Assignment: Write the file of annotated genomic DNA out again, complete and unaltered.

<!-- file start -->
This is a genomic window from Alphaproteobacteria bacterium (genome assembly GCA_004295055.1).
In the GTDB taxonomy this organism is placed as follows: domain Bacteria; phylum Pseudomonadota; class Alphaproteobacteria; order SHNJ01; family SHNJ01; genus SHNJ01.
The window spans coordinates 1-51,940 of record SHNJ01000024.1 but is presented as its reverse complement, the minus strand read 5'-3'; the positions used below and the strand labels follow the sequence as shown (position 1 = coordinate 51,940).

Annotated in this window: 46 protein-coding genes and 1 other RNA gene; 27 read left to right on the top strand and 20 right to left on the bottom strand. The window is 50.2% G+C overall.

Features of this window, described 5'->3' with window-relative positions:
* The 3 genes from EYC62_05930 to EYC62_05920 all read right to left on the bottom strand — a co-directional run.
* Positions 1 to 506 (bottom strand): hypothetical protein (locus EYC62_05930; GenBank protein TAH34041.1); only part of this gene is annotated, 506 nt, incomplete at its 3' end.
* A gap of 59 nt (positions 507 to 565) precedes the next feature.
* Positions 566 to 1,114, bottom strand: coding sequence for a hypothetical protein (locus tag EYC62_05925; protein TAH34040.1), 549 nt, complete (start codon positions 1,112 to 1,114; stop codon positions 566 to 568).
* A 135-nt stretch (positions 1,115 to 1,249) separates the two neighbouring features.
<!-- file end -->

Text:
This is a genomic window from Alphaproteobacteria bacterium (genome assembly GCA_004295055.1).
In the GTDB taxonomy this organism is placed as follows: domain Bacteria; phylum Pseudomonadota; class Alphaproteobacteria; order SHNJ01; family SHNJ01; genus SHNJ01.
The window spans coordinates 1-51,940 of record SHNJ01000024.1 but is presented as its reverse complement, the minus strand read 5'-3'; the positions used below and the strand labels follow the sequence as shown (position 1 = coordinate 51,940).

Annotated in this window: 46 protein-coding genes and 1 other RNA gene; 27 read left to right on the top strand and 20 right to left on the bottom strand. The window is 50.2% G+C overall.

Features of this window, described 5'->3' with window-relative positions:
* The 3 genes from EYC62_05930 to EYC62_05920 all read right to left on the bottom strand — a co-directional run.
* Positions 1 to 506 (bottom strand): hypothetical protein (locus EYC62_05930; GenBank protein TAH34041.1); only part of this gene is annotated, 506 nt, incomplete at its 3' end.
* A gap of 59 nt (positions 507 to 565) precedes the next feature.
* Positions 566 to 1,114, bottom strand: coding sequence for a hypothetical protein (locus tag EYC62_05925; protein TAH34040.1), 549 nt, complete (start codon positions 1,112 to 1,114; stop codon positions 566 to 568).
* A 135-nt stretch (positions 1,115 to 1,249) separates the two neighbouring features.